I have a 1996 Camaro Z28 with Continental P275/40ZR-17 tires. I drive it less than 1,000 miles per year. My tires have 10,000 miles on them and lots of tread but they are 7 years old. No cracks between treads or on side-wall. I am worried about the side-walls drying out and blowing out when I am on the road. How long are tires good for and should I get new tires?
You are on the line.. I would suggest that if your car is usually parked outside in the sun, or if you are in an area that have high ozone levels, I would suggest new tyres. Age is important for tyres as is distance.
Car is parked year-round in a heated garage. We live in Indianapolis, Indiana, where ozone levels are low. Thanks for your help.
You should only buy ozone safe tires. Any tires that can’t stand up to ozone in the air should be taken off the market, I say. And, whatever you do, don’t put ozone into your tires. Also, if it ever lightnings in your your town, get your tires changed right away because lightning puts a lot of ozone into the air. In fact, lightning is so bad when it comes to ozone creation, I am shocked Al Gore isn’t campaigning for lightning to be regulated or even outlawed. Oy!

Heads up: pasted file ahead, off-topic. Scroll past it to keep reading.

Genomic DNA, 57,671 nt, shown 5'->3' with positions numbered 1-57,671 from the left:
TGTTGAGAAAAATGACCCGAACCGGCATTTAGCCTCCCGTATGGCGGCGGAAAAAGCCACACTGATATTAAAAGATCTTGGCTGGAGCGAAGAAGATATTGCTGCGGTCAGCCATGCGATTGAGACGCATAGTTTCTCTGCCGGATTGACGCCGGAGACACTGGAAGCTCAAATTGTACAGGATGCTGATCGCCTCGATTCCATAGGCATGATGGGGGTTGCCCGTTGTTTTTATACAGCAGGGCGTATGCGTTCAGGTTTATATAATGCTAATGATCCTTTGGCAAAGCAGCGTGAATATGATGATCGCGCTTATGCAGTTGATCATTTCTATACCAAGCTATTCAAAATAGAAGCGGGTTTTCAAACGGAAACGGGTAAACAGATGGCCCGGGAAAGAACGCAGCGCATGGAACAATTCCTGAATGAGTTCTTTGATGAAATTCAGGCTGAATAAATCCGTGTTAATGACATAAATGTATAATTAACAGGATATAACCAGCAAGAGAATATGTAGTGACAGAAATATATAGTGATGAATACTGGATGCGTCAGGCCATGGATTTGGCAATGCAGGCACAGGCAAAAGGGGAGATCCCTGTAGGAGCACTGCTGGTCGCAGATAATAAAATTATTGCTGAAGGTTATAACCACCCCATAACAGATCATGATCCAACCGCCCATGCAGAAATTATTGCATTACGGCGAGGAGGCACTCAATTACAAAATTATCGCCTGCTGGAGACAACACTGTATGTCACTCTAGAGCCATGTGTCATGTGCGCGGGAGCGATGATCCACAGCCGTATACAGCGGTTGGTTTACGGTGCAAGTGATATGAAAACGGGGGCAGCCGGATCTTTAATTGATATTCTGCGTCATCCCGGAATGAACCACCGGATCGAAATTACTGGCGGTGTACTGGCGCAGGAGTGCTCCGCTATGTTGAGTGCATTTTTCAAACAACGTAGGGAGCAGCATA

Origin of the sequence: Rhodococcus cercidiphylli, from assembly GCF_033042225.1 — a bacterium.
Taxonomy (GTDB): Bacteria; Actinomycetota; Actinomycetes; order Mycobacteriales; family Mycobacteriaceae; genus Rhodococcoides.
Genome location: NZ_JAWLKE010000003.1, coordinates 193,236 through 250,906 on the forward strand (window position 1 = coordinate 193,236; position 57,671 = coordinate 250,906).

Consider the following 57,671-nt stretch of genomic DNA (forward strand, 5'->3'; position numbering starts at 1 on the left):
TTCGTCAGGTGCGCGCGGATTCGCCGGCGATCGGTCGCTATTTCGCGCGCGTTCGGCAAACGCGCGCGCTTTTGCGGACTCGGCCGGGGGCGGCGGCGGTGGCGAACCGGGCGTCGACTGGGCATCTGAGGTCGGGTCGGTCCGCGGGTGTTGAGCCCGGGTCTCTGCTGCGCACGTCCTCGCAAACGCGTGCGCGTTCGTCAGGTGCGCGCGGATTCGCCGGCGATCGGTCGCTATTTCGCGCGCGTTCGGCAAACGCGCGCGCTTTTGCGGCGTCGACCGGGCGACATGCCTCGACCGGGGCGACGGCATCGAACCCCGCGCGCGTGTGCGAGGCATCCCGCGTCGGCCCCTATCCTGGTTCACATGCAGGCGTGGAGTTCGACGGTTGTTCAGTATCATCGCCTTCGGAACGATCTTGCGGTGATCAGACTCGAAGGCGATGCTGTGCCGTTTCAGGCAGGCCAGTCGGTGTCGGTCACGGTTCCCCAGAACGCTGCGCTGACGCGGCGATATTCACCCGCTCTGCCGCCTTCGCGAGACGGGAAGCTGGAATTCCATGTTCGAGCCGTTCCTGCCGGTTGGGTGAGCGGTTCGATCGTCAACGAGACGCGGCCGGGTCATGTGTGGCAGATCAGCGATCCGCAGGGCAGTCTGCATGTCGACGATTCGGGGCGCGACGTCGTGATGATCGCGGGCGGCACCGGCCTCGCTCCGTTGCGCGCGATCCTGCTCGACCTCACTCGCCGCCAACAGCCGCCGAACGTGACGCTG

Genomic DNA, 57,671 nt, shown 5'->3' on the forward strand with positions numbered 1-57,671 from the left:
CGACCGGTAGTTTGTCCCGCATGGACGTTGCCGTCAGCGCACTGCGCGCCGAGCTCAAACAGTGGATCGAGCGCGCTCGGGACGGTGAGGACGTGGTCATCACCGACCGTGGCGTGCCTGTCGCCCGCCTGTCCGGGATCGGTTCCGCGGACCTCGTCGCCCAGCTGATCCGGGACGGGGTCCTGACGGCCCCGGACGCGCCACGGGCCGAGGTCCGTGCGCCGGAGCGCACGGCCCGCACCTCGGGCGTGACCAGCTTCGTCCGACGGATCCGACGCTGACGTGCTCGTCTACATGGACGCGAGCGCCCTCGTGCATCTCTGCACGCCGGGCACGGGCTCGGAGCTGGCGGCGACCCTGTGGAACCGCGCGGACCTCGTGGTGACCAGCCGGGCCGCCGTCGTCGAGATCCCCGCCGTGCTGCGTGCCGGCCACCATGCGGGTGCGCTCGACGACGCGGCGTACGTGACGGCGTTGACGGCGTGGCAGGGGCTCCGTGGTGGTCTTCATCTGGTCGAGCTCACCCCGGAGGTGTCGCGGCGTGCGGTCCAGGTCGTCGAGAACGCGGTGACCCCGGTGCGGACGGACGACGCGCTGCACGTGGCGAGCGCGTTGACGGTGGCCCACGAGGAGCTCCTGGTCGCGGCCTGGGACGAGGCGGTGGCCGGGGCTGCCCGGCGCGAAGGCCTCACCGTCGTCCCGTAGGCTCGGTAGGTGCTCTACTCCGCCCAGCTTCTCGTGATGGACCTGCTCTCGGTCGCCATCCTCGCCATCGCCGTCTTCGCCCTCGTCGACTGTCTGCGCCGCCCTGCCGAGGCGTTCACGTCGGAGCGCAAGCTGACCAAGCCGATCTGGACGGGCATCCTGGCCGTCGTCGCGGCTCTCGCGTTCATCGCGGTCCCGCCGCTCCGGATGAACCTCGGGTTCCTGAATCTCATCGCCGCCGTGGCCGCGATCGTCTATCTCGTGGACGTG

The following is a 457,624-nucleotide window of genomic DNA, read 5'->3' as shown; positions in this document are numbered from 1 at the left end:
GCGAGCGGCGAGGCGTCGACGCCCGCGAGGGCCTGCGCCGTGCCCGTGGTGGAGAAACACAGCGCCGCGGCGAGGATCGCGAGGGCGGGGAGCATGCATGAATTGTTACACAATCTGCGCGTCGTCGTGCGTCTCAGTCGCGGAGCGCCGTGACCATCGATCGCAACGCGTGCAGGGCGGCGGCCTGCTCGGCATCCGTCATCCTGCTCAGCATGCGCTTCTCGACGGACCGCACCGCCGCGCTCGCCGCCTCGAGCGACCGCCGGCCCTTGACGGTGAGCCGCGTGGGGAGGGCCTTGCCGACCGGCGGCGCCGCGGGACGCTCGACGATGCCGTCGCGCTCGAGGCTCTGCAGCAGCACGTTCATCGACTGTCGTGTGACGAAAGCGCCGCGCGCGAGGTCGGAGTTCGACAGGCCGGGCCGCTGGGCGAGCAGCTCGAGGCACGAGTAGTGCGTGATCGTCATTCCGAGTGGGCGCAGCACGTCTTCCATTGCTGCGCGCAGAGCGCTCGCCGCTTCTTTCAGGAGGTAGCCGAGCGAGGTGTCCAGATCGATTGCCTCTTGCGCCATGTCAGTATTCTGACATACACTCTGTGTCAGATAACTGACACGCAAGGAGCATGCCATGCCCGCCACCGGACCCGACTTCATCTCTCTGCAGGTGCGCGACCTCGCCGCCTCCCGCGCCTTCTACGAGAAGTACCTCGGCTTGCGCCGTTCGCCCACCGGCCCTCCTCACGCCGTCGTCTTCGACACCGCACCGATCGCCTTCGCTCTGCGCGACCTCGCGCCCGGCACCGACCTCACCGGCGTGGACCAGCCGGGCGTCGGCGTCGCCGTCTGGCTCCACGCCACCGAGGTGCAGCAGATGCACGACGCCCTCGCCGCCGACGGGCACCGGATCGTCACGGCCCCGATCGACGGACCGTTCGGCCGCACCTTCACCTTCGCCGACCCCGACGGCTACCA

Keep an eye on the sidewalls for surface age cracks, especially visible on the lower portion where the sidewall is naturally flexed most from the weight of the car.
Being garaged changes a lot concerning UV , but even the feel of the rubber , the elasticity becomes hardened over time an that same tire will not grip today like it did 7 years ago.
Even with no visible cracks now, the current hardness and inablity to flex may MAKE cracks as you attempt to drive it on those old hard tires…careful.
Personally, I’d at least start saving and shopping for the next set.
( my experience is with un-garaged old tires. My 79 Chevy pickup has merely 70,000 miles on it TOTAL yet is on it’s third set of tires. Once the left front just popped while parked. )
Recent bulletins from the tire industry indicate that tires degrade simply due to time. The age of a tire is important even if the tire is unused. There some disagreement over how to best express this age limitation, but my take is:
If you live in a hot climate (AZ, CA, NV, TX, and FL) then the limit is six years. If you live in a cold climate (MN, ND, WI, MT, etc), then the limit is 10 years. States in between are … ah … in between.